What conversion efficiencies are you touting now?
The actual efficiencies now at the laboratory level are about 13%, but obviously there is a performance loss when you go from relatively small laboratory type testing to mass production, on buildings in particular, because you’re trying to reduce cost. [So] we’re at about 8% industrial efficiency now. The objective is to push it to 10%. At 10%, we have a robust and grid competitive product, although it depends on what part of the world you’re in, because everyone’s competing in different energy markets.

Grid competitive?
These days, we aim to have a product which is grid competitive in the absence of FITs. That’s been a more recent development. Three or four years ago, when investors and consumers thought solar tariffs could be relied upon, we had a lower specified product and we were expecting to come to the market around late 2011, early 2012, but because of the shaky nature of the tariff market and the fact that it can’t be relied upon, especially in Europe (because governments have failed to maintain fiscal surpluses), we are now aiming for a grid competitive product.

That’s taken us back to the drawing board for an extra 18 months to two years to help close the technology gap. This basically means we’re not going to come to market with a 7 to 8% product, but with a 9 to 10% product, which means we’ve had to supplement the lost economics of no subsidies by improving the efficiency of the DSC photovoltaic product. We’re definitely getting there. The last 6 months, in particular, have seen significant improvements in performance and both our major projects are continuing   and we’re still fully committed and fully resourced.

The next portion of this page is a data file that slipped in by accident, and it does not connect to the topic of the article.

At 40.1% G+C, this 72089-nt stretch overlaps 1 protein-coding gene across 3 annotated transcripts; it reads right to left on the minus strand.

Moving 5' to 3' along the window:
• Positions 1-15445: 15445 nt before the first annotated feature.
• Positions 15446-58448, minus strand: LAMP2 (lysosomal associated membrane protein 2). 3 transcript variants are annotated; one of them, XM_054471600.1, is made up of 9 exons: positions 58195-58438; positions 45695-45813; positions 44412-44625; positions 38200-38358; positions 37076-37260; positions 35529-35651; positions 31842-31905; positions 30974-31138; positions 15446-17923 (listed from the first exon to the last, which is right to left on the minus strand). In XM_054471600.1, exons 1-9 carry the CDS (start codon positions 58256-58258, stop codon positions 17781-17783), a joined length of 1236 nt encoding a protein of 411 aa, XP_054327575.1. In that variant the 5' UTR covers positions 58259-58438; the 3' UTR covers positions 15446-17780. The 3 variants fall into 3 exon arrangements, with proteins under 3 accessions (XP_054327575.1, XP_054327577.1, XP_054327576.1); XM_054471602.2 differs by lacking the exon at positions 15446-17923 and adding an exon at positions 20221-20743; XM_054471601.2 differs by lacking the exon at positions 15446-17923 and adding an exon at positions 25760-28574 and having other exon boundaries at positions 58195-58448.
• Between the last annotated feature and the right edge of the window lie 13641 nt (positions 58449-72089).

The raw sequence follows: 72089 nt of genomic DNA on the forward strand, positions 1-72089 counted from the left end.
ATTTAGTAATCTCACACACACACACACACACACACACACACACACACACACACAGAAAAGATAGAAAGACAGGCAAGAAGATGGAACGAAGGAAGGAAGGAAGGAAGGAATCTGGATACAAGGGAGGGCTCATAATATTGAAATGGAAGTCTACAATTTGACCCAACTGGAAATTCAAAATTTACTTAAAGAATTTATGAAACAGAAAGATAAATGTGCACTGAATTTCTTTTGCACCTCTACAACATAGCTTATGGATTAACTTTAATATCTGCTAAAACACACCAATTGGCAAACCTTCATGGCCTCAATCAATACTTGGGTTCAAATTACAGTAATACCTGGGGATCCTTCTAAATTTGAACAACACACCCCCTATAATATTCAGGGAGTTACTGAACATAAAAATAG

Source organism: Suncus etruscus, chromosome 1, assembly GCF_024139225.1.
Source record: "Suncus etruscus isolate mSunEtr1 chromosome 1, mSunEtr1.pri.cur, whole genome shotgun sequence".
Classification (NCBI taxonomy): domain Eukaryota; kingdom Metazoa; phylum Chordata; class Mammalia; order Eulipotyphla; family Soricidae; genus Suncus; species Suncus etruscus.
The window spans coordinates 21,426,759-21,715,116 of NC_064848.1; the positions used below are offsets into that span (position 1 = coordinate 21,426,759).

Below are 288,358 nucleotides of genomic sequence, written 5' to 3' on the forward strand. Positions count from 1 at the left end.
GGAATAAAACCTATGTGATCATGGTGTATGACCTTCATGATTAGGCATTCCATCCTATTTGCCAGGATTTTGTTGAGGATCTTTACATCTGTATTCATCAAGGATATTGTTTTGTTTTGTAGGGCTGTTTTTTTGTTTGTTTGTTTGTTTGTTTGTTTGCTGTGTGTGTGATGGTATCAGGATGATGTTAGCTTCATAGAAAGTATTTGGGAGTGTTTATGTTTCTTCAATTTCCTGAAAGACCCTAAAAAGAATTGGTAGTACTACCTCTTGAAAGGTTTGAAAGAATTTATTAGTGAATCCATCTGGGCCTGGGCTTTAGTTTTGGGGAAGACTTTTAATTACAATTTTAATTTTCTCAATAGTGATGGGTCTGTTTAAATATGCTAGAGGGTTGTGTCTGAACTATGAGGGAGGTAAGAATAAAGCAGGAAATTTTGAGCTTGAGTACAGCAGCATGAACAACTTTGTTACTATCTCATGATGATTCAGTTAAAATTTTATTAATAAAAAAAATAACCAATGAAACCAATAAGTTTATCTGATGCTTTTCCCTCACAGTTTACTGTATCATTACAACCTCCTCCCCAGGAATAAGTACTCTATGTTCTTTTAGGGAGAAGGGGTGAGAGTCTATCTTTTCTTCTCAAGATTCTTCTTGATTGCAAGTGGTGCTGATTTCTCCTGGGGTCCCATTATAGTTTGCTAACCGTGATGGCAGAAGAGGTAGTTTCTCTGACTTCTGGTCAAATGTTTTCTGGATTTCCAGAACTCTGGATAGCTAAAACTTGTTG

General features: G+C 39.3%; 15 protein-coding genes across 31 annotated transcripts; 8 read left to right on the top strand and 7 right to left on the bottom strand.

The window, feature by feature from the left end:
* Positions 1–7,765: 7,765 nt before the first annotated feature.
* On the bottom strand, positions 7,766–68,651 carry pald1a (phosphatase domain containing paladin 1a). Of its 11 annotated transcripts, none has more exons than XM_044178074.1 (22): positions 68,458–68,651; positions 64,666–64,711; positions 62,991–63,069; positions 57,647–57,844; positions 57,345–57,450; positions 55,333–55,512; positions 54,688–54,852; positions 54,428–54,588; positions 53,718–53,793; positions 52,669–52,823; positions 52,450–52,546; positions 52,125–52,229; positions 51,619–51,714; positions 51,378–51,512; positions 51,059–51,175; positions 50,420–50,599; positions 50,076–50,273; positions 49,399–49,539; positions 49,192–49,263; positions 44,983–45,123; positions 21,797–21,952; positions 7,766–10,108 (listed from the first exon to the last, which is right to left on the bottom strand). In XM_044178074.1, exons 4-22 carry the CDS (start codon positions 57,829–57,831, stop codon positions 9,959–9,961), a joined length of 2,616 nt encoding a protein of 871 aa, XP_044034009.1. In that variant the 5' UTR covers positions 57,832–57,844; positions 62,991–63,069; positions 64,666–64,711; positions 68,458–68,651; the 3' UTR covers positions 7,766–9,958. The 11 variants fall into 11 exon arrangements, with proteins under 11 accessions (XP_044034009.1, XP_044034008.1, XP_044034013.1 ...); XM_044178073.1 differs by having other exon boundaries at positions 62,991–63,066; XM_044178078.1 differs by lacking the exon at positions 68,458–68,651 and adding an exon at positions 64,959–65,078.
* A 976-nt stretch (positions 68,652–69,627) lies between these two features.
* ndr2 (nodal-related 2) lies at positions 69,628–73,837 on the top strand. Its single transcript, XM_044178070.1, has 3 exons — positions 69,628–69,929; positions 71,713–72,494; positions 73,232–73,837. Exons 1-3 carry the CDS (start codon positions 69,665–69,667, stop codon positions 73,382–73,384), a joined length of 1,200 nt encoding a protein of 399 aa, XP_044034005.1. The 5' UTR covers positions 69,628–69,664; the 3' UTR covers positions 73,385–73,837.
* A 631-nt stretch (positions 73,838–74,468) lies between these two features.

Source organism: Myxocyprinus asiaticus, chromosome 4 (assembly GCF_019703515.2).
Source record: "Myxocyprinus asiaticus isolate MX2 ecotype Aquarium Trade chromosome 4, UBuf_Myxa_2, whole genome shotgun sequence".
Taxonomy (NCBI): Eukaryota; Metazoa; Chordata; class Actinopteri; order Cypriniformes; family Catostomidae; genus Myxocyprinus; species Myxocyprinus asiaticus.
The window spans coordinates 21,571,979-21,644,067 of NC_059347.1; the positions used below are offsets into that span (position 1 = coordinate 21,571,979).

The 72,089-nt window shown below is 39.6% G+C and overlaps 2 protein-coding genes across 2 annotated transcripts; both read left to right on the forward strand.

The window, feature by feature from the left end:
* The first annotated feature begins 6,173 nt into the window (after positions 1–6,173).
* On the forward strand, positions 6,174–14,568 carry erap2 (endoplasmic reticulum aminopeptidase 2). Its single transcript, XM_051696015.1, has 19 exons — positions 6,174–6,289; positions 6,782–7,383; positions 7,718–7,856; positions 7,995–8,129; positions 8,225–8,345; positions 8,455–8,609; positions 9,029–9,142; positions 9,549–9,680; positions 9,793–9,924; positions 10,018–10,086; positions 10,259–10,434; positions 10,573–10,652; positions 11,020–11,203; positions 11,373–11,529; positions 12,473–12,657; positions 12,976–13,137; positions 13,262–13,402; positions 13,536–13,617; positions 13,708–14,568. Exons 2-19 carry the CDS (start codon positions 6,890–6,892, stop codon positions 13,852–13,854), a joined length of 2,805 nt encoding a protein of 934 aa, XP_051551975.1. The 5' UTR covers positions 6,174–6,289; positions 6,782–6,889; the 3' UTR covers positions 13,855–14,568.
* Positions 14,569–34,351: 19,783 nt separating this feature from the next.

Which markets would your products be grid competitive in, when you reach 10% efficiency?
Particularly in the markets that are net importers of energy, like Japan and Korea. Overall, a lot of Asia, in particular North East Asia, [are net importers] as are certain parts of Europe and the U.K. Electricity costs are going up all the time, especially as producers have to meet higher production requirements. It would maybe be less competitive in the U.S., because the U.S. has a lot of shale gas happening there now. This doesn’t mean the quest for renewable energy is gone there, but it’s made it a little more undemanding.

What are Dyesol’s manufacturing costs like?
LCOE [levelized costs of electricity] is becoming the common standard for this measurement (we’re getting away from all that watt-peak nonsense the silicon guys pedal, which is just based on a theoretical performance in ideal conditions, which means that in most conditions they fall well short of claims). The LCOE is forecast at mass production for DSC – using the NREL model – to be somewhere between 10 and 12 U.S. cents per kWh. We’re getting down to somewhere between 10 and 12 cents per kWh, which makes us pretty competitive, especially at retail. In Australia, retail electricity is somewhere around 14 to 15 Australian cents. At that level, we would be competitive in Australia and the U.K.

Last March, Dyesol announced moves to reduce costs by approximately 30%. Has this been achieved and, if yes, how?
I think we’re pretty close to it. We tend to have somewhat uneven cash flow, so to say that we’ve got there with absolute confidence – it’s probably a little too early, but we have significantly reduced spending, especially around business development. There’s still opportunity for further cost reduction, which we believe we will do now we’ve introduced this strategic investment. Some further rationalization will occur and also with new funding coming available in the U.K., the U.S. and Australia at the project level –  we’re really standing at the top of the queue for a lot of government funding – we’ll go back onto having a significantly subsidized workforce. I’m confident that by the end of the Australian financial year (June) we will have achieved that 30% cost reduction and it will be sustainable.